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See 1 citation in Diabetes Educ 2010:

Diabetes Educ. 2010 Sep-Oct;36(5):774-83. doi: 10.1177/0145721710374653. Epub 2010 Jun 28.

Health insurance status and control of diabetes and coronary artery disease risk factors on enrollment into the Bypass Angioplasty Revascularization Investigation 2 Diabetes (BARI 2D) trial.

Author information

1
The Department of Medicine, Rhode Island Hospital, Providence, Rhode Island (Ms Grogan, Dr Abbott)
2
The Department of Medicine, Emory University School of Medicine, Atlanta, Georgia (Ms Jenkins)
3
The Department of Epidemiology, University of Pittsburgh, Pittsburgh, Pennsylvania (Ms Sansing, Ms MacGregor, Dr Brooks)
4
Georgetown University Medical Center, Washington, DC (Ms Julien-Williams)
5
New York University School of Medicine, New York, New York (Ms Amendola)

Abstract

PURPOSE:

The purpose of this study was to examine measures of chronic disease severity and treatment according to insurance status in a clinical trial setting.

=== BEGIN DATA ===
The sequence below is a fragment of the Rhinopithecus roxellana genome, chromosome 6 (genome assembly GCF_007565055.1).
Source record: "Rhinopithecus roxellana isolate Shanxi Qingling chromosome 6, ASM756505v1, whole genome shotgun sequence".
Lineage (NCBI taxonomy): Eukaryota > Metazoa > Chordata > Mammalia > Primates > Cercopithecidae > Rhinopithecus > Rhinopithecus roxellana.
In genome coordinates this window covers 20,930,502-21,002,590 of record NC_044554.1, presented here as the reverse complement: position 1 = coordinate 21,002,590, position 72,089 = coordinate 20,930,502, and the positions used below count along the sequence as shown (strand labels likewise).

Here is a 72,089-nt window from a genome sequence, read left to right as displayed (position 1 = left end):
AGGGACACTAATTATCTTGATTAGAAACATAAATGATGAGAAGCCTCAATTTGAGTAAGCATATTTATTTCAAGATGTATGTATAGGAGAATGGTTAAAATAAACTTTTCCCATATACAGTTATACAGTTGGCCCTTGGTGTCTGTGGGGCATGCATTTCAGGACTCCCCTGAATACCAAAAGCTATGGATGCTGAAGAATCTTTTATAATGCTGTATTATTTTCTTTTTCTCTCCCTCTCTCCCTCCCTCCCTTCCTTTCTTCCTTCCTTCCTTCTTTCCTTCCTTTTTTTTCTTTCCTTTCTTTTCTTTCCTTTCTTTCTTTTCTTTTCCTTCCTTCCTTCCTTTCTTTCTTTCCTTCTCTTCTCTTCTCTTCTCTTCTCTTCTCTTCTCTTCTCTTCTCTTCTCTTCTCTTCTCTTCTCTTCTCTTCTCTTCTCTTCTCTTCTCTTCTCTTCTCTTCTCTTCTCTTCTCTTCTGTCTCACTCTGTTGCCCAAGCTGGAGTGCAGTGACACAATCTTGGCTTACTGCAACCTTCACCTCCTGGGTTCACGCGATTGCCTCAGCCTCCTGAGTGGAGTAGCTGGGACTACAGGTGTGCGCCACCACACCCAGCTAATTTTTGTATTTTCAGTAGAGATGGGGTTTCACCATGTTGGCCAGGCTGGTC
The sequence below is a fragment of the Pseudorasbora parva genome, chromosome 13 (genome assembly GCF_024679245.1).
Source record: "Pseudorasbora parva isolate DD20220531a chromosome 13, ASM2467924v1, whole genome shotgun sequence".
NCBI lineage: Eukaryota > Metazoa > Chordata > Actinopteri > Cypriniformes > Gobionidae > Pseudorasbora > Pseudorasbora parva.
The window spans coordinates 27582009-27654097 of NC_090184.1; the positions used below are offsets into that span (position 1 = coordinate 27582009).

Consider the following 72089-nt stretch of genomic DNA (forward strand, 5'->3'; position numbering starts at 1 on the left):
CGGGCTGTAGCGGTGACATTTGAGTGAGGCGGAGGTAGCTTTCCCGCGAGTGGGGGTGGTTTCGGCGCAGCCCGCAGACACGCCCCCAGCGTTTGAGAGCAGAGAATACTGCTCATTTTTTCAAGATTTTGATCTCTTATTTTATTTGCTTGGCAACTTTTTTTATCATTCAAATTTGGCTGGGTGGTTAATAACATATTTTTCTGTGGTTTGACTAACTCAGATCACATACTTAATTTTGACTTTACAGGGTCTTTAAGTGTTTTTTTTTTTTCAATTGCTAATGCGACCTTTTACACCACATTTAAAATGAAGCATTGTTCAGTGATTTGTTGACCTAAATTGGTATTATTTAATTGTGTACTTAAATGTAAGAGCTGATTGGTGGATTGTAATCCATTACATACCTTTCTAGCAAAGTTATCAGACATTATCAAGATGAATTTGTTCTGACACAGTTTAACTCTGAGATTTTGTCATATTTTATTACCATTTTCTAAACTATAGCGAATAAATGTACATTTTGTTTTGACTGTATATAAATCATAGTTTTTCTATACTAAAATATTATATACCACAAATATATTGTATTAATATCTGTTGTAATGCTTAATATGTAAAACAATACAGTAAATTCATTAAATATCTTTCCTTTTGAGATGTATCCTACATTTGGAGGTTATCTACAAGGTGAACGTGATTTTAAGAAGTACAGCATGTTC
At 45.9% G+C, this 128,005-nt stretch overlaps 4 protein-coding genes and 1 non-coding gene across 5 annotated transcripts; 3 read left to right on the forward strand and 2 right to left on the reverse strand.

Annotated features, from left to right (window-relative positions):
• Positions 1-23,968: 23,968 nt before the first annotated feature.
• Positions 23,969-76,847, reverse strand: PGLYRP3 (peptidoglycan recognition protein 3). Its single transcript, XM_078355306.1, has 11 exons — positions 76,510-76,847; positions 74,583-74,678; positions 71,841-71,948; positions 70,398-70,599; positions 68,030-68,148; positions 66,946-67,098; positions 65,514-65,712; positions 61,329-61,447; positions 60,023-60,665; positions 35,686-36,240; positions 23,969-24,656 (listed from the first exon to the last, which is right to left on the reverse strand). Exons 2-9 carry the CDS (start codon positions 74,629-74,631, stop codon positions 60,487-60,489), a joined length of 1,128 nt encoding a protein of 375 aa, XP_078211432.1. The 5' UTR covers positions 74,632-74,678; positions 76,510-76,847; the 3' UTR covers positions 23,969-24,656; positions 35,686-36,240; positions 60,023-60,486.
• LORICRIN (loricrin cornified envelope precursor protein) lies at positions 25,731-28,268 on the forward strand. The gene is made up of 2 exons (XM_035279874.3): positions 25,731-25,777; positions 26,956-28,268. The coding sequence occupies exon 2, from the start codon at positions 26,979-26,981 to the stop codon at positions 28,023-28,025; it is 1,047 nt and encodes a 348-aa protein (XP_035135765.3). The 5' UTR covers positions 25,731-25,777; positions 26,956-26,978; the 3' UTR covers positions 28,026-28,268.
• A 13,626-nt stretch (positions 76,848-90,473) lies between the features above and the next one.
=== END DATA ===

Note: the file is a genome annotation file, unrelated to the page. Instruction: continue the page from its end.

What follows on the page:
METHODS:

Baseline insurance status of 776 patients with type 2 diabetes and stable coronary artery disease (CAD) enrolled in the United States in the Bypass Angioplasty Revascularization Investigation 2 Diabetes (BARI 2D) trial was analyzed with regard to measures of metabolic and cardiovascular risk factor control.

RESULTS:

Compared with patients with private or public insurance, the uninsured were younger, more often female, and less often white non-Hispanic. Uninsured patients had the greatest burden of CAD. Patients with public insurance were treated with the greatest number of medications, had the greatest self-reported functional status, and the lowest mean glycosylated hemoglobin and low-density lipoprotein (LDL) cholesterol values. Overall, for 5 measured risk factor targets, the mean number above goal was 2.49 ± 1.18. After adjustment for demographic and clinical variables, insurance status was not associated with a difference in risk factor control.

CONCLUSIONS:

In the BARI 2D trial, we did not observe a difference in baseline cardiovascular risk factor control according to insurance status. An important observation, however, was that risk factor control overall was suboptimal, which highlights the difficulty in treating type 2 diabetes and CAD irrespective of insurance status.

PMID:
20584997
DOI:
10.1177/0145721710374653
[Indexed for MEDLINE]

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